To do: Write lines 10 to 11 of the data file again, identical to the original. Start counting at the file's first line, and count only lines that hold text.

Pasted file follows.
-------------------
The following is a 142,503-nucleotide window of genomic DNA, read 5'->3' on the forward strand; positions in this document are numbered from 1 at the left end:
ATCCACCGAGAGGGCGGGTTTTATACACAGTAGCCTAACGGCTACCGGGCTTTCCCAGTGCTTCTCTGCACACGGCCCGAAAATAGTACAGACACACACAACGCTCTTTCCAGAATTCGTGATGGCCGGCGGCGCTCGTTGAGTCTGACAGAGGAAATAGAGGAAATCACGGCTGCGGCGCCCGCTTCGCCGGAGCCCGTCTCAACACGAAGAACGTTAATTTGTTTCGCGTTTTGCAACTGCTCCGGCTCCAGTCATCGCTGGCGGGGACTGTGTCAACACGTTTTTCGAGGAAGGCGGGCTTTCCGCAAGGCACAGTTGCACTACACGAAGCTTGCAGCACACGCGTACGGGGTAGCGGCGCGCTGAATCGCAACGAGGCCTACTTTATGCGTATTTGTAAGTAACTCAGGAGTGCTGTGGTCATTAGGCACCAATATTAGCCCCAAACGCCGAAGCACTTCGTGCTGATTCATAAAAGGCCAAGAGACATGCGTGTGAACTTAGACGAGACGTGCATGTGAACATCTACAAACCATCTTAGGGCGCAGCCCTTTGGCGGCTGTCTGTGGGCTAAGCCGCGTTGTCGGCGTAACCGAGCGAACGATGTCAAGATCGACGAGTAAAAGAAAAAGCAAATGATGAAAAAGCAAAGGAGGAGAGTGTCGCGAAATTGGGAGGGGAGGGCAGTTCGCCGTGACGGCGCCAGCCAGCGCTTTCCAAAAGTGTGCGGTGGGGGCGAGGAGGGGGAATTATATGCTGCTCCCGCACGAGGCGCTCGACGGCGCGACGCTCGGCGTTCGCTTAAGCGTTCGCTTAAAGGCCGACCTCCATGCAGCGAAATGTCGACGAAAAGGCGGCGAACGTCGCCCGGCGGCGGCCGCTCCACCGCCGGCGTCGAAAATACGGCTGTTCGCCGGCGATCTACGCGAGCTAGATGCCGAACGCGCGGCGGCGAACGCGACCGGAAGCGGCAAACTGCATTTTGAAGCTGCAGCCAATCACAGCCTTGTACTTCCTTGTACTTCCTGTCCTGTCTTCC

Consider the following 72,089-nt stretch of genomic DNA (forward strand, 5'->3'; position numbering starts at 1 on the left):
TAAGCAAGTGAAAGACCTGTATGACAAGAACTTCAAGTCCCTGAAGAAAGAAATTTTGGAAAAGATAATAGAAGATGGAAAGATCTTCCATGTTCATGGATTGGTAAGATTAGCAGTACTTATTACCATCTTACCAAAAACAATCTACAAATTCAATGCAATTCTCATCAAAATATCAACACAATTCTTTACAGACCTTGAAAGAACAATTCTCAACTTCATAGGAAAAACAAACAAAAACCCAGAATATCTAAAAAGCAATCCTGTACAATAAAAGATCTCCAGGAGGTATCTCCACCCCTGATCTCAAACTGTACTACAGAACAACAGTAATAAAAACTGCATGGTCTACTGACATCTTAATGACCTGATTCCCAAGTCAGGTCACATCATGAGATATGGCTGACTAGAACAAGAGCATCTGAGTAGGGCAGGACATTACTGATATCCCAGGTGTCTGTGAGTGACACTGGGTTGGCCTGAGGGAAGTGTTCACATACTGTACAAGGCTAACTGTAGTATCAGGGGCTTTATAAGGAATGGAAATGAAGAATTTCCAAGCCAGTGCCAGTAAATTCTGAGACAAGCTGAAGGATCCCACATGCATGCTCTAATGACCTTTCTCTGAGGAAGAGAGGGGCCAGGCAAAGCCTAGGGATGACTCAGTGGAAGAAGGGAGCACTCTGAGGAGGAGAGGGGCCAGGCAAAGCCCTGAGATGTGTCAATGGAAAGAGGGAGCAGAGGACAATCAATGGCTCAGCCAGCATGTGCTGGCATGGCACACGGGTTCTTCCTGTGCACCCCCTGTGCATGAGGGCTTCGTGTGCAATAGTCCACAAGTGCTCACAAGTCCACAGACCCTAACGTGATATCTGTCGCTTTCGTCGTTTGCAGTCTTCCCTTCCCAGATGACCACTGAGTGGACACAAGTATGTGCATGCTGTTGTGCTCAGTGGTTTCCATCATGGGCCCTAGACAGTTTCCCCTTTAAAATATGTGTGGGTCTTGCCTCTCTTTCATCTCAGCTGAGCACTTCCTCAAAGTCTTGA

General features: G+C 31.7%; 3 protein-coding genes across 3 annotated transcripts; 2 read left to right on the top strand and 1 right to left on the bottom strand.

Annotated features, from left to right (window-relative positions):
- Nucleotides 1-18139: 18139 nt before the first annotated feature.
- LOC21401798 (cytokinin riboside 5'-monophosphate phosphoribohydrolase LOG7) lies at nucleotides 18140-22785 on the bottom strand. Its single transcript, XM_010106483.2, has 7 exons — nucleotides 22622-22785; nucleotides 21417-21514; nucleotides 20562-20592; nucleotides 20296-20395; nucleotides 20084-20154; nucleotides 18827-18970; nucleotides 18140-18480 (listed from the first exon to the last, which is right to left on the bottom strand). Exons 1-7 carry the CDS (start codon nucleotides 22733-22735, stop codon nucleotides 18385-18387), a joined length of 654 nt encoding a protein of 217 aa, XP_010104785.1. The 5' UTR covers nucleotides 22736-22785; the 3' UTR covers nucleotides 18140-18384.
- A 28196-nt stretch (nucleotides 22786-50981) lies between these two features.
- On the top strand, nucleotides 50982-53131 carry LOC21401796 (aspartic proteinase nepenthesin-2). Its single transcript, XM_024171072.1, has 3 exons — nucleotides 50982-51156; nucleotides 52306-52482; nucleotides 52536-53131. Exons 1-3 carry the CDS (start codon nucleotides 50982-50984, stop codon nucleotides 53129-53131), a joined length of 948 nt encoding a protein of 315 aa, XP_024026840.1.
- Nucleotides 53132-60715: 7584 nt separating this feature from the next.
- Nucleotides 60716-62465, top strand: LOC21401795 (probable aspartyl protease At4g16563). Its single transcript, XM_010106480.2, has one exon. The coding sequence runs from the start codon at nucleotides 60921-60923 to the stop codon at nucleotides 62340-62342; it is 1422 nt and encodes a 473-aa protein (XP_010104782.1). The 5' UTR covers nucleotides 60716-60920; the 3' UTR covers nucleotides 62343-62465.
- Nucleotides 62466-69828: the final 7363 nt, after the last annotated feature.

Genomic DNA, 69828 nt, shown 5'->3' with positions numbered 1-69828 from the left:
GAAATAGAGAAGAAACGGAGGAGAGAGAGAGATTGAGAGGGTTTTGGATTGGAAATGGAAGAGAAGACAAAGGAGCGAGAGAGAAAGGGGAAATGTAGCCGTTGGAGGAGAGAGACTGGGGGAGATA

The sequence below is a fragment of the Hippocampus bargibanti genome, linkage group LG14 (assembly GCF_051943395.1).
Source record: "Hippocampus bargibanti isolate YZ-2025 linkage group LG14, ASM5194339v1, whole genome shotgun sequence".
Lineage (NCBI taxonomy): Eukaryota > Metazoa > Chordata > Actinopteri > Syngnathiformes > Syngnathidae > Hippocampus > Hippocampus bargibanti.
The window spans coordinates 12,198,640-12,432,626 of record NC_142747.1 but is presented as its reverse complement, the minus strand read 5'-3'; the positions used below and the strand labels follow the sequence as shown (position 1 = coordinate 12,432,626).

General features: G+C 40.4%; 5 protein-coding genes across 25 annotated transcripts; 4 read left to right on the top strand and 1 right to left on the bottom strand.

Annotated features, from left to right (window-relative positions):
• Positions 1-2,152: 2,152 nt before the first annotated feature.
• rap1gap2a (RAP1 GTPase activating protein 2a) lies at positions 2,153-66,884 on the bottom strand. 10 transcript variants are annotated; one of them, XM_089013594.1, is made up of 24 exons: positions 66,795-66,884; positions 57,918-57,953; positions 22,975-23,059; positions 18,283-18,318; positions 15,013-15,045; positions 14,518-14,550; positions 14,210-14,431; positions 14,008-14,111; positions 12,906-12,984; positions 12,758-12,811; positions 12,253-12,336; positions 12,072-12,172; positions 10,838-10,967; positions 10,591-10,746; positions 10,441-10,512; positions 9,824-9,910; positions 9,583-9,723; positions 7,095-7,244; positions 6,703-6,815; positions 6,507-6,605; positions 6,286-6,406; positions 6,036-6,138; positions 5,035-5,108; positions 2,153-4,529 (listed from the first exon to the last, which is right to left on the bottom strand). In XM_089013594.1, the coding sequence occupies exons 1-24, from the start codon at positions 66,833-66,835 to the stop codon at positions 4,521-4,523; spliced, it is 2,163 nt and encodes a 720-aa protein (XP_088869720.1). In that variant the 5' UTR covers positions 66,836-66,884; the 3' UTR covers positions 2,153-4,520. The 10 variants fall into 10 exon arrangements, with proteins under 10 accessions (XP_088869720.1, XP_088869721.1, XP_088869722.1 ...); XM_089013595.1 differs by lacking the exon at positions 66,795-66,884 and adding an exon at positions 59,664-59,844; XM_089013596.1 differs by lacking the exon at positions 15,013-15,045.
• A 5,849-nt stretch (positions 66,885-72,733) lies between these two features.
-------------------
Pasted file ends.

- On the top strand, nucleotides 50982-53131 carry LOC21401796 (aspartic proteinase nepenthesin-2). Its single transcript, XM_024171072.1, has 3 exons — nucleotides 50982-51156; nucleotides 52306-52482; nucleotides 52536-53131. Exons 1-3 carry the CDS (start codon nucleotides 50982-50984, stop codon nucleotides 53129-53131), a joined length of 948 nt encoding a protein of 315 aa, XP_024026840.1.
- Nucleotides 53132-60715: 7584 nt separating this feature from the next.